Alkene Addition Pattern #2: The “Three-Membered Ring” Pathway
Last updated: December 5th, 2022 |
The “Three-Membered Ring” Pathway In Alkene Mechanisms: Halogenation, Oxymercuration, Halohydrin Formation, and Acidic Epoxide Opening
In the last post we walked through a proposal for how the bromination of alkenes works and showed that it adequately explains many of the experimental observations made for this reaction.
Namely, the reaction proceeds with anti addition of substituents across the alkene, and (where relevant) the reaction proceeds with “Markovnikov” regioselectivity. These observations are best explained through the intermediacy of a “bromonium ion”.
In this post we try to show that bromination is but one example of a whole family of reactions in introductory organic chemistry that pass through a positively charged three membered ring, including not just halogenation, but oxymercuration, halohydrin and haloether formation, and even addition to protonated epoxides.
Since all of these reactions follow the same pattern, if you learn any one of these mechanisms, you’ve essentially learned them all!
Table of Contents
- Bromination of Alkenes: The Mechanism
- Chlorination of Alkenes: Mechanism
- Iodination of Alkenes: Mechanism
- Chlorohydrin Formation: Mechanism
- Haloether Formation: Mechanism
- Chlorohydrin Formation With NBS: Mechanism
- Oxymercuration Of Alkenes: Mechanism
- Oxymercuration: The Reduction Step
- A Non-Obvious Cousin Of Halonium Ions: Protonated Epoxides
- Summary: The Key Pattern Of The “Three-Membered Ring Pathway”
- (Advanced) References and Further Reading
1. Bromination of Alkenes: The Mechanism
This is just a review of what we saw in the previous post. Treating an alkene with Br2 results in a vicinal dibromide with the two bromines oriented anti to each other. The key intermediate is a “bromonium ion”, which contains a positively charged 3-membered ring.
Taking bromination of alkenes as a starting point, we might ask: “do variants of this mechanism operate for other reactions of alkenes as well?”
The answer is yes!
2. Chlorination of Alkenes: The Mechanism
Take, for example, the chlorination of alkenes. The products of this reaction has identical patterns of stereoselectivity and regioselectivity to those of bromination. Therefore we might surmise that they proceed through the same type of reaction intermediate! [This intermediate is called the “chloronium ion”]
3. Iodination of Alkenes: The Mechanism
This is also the case for iodination reactions, which proceed through the “iodonium ion”:
4. Chlorohydrin Formation: The Mechanism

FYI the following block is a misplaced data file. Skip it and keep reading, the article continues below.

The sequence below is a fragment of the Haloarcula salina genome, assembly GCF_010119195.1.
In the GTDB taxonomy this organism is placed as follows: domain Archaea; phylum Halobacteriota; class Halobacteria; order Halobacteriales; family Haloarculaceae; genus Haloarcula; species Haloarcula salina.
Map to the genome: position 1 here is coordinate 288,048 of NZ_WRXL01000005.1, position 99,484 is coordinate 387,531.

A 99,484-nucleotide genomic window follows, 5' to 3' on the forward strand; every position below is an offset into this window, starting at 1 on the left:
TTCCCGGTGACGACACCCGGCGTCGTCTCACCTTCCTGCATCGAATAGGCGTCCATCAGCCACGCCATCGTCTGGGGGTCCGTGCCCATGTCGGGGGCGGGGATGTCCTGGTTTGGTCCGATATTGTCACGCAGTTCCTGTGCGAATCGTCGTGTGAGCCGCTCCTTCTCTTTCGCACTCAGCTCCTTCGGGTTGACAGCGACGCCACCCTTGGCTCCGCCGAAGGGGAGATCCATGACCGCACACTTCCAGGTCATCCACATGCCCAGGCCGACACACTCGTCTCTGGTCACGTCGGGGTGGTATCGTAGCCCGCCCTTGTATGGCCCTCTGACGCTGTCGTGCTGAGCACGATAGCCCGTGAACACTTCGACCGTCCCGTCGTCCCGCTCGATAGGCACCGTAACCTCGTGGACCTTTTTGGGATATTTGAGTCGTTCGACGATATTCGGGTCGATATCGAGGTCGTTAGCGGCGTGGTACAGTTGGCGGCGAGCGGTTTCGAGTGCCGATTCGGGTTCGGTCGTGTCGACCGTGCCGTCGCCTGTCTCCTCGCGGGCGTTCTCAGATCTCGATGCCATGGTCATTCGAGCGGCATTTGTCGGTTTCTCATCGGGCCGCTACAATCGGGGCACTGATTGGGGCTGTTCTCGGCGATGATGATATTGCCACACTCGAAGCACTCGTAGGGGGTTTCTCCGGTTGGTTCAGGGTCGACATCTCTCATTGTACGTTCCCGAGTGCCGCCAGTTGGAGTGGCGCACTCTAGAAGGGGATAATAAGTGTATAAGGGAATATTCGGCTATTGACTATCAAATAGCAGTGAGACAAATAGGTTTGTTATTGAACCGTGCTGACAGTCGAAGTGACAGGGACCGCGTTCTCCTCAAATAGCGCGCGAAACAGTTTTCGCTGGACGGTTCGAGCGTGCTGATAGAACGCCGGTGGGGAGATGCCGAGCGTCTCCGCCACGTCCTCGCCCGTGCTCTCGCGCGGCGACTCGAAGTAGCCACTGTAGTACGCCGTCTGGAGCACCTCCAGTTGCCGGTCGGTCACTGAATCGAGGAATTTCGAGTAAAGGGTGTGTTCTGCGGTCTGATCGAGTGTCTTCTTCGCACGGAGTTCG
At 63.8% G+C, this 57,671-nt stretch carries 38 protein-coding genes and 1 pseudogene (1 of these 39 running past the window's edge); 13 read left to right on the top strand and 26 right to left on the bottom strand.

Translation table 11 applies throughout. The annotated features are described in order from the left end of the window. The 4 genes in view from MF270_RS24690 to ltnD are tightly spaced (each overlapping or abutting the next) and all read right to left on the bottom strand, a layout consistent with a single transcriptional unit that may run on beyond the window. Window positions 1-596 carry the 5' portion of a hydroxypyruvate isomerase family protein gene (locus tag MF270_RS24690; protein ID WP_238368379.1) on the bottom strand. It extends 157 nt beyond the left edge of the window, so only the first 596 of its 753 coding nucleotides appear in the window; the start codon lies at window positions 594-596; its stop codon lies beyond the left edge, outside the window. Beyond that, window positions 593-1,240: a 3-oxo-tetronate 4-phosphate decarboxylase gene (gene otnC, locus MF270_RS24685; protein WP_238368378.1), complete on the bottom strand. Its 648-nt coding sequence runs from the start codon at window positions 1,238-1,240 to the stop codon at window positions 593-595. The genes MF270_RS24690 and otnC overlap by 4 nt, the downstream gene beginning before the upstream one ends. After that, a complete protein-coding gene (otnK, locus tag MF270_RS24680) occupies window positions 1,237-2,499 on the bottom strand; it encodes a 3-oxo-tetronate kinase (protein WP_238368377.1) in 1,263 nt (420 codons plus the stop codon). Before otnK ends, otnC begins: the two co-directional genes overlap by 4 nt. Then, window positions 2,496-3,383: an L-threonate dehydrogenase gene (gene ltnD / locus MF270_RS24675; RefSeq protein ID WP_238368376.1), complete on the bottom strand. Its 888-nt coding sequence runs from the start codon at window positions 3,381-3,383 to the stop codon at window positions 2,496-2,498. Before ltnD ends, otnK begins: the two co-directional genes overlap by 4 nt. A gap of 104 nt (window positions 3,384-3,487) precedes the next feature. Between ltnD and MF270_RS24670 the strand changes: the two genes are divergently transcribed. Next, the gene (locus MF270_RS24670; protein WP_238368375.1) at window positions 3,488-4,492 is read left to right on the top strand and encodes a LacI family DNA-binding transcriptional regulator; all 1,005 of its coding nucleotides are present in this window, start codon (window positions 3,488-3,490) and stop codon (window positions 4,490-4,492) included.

This also applies to reactions where the intermediate chloronium ion is trapped with solvent (water in this case). After deprotonation of R–OH+ to give R–OH, the product is referred to as a “chlorohydrin”.
Note that bromohydrin and iodohydrin formation work exactly the same way and if you merely replace “Cl” with either of those halogen atoms you’ll obtain the indicated product.
5. “Haloether” Formation: The Mechanism
As described in the last few posts, what’s notable about bromination is that by using a solvent which can act as a nucleophile, we can obtain products which incorporate that solvent. For example by using an alcohol as solvent, we obtain the following “chloroetherification” product. It likewise proceeds through the exact same mechanism described above.
Furthermore, these reaction pathways are not confined to the dihalogens Cl2, Br2, and I2 [nor F2, the Tiger of Chemistry, which is a very difficult beast to keep on its leash]. And a good thing too, since Cl2 and Br2 are to various extents vile and inconvenient to work with.
6. Chlorohydrin Formation Using N-Chloro Succinimide
A convenient source of “electrophilic” chlorine is the crystalline salt N-chlorosuccinimide (NCS), an innocuous appearing white crystalline solid. Alkenes react rapidly with NCS to form chloronium ions, which can then be intercepted to form a variety of useful products by analogy to those shown above. With the exception of this more convenient source of halogen, the reaction is otherwise the same. N-bromosuccinimide (NBS) and N-iodosuccinimide (NIS) likewise find use.
Moving beyond the halogens, are there other reagents that form these cyclic intermediates? Why, yes indeed.
7. Oxymercuration: The Mechanism
When alkenes are treated with mercury (II) salts (such as mercuric acetate) in the presence of water or alcohols, we obtain products with the same pattern of stereochemistry and regiochemistry that we’re accustomed to seeing by now. What’s a likely intermediate here? A three-membered ring called the “mercurinium ion”.
8. Oxymercuration: The Reduction Step
Organomercury compounds find very little application in themselves, but can be used as intermediates in subsequent reactions. To replace mercury with hydrogen, sodium borohydride (NaBH4) is added. In this case, rather than being “anti” , the stereochemistry of this reaction ends up being a wash: treatment with NaBH4 leads to cleavage of the C-Hg bond and formation of a free radical. The free radical can react from either face with hydrogen, leading to scrambling of the stereocenter.
To see a plausible mechanism, hover here or click this link.
How many other reactions go through this type of mechanism? There is actually a sizable list. For instance, there are electrophilic sources of sulfur and selenium that can likewise form three membered cationic rings just like those we’ve seen; we won’t go into those.